Food Design in The Netherlands
“Food design has existed for centuries” says Marjolein Wintjes of De Culinaire Werkplaats in Amsterdam. The rise of the internet has opened up endless alternative lifestyles and food design is no exception to this. Today in the Netherlands’ food design can be found in abundance in restaurants, cafes, workshops, street festivals and media and is championed by the likes of Marije Vozelgang, Amsterdam’s De Culinaire Werkplaats (The Culinary Work place) and Katja Gruijters Studio.
Marije Vogelzang is a luminary in the field of eating design in Holland. “Eventually my aim is to make eating design a serious discipline”, she tells us. Since graduating from Eindhoven’s design academy she has been hailed for her successful projects featured in hospitals, museums, galleries, restaurants and media worldwide. Her designs are further enhanced with a sociological and historical component, an approach which permeates all her work in a world in which the food industry is increasingly politicized.
She has been communicating her vision globally in the form of lectures at schools, corporations and conferences. Her books Eat Love and The Lunchboxbook have won numerous awards, and has opened restaurants in Rotterdam and Amsterdam. Vogelzang’s innovations are also applied in products at supermarkets and hotel and restaurants chains.
Vozelgang’s vision is driven by her social and humanistic conscience; as she says “we have to start understanding that the issues on food in the world are getting more and more alarming and that we need creative people to look at these problems from different perspectives. Food design is more than just giving shape to objects; it is about making new ideas and new solutions in unexpected ways.”
De Culinaire Werkplaats (the culinary workplace) is a unique award-winning eating initiative at the cutting edge of food design. Located opposite Amsterdam’s culturally hip Wester park, its founders Marjolein Wintjes and Eric Meursing offer tailored thematic dinner experiences- past themes included water and growth- and ready-to-eat collections such as green pastry and emotion breads.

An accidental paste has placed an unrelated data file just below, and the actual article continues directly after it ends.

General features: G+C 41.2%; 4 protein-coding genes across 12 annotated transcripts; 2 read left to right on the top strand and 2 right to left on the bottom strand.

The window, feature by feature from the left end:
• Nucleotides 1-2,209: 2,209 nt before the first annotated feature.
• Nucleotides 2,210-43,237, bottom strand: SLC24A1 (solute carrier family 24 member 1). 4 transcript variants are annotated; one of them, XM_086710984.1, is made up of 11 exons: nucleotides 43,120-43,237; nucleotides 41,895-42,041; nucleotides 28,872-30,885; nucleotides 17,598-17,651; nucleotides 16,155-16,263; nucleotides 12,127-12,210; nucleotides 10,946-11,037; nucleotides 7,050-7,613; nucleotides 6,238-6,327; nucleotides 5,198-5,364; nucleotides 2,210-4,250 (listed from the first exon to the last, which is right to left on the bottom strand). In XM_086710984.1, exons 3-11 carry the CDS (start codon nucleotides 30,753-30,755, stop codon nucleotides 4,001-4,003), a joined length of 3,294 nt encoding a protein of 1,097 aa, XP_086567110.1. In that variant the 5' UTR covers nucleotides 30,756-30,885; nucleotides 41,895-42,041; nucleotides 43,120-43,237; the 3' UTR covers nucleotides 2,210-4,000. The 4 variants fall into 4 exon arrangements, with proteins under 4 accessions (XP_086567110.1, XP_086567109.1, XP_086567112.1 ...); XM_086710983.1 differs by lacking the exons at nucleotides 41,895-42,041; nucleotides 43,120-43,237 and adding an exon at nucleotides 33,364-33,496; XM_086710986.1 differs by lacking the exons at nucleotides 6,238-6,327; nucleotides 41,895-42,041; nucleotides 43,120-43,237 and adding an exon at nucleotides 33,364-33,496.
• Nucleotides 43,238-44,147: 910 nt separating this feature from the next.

This food design venue presents a cornucopia of vegetables, fruits, grains, with a noted absence of meat and fish. Refraining from using the label “vegetarian”, the owners say that this term is too polemical and deviates from their innovative purpose. Instead they adhere to a code of ethics such as animal welfare, micro organic farming, fair trade and health.
De Culinaire Werkplaats’s chief raison d’etre is commissioned assignments for requested food concepts, specialized caterings, product launches, weddings, press events and workshops. Guests are given an introduction as they enter the restaurant and are seated in the kitchen and must bring their plates to the sink themselves.
Meursing and Wintjes maximize the taste and texture of food through producing a rich variety of colours – following a measured mood gamut – and foods in all feasible forms such as powder, ice, paper, foam, sundried, mousse, berries, marinations and cold/warm mixes. The end result of their innovative creations is an unforgettable impact on the taste buds. Their mission is to change the paradigm of eating with a conscience.
Also in Amsterdam is Katja Gruijters Studio. Launching her studio in 2001, Katja Gruijters was the first Dutch food designer and like Marije Vozelgang a graduate from Eindhoven’s design academy. A big promoter of conscious eating, Gruijters says it is “an ideal that reflects the essence of food: nature itself”. Similar to the aforementioned food designers, Gruijters puts an emphasis on an awareness of biodiversity, sustainability and social implications.
She explores the relationships between food, science, technology, culture, nature and design. In producing her projects, she carries out workshops with students and works with top chefs, scientists, filmmakers and business tycoons, including joint projects with Paris’s George Pompidou museum.
Gruijters is also praised for her bold experiments such as the bread bag with handlebar, hailed as the first ergonomic sandwich or colour-patterned food arrangements. She is noted for her array of meat substitutes such as seaweed. Exploding with innovations involving tastes, textures, colours and aromas, Katja Gruijters is a triumphant champion in Dutch food design.
by Thomas Lundy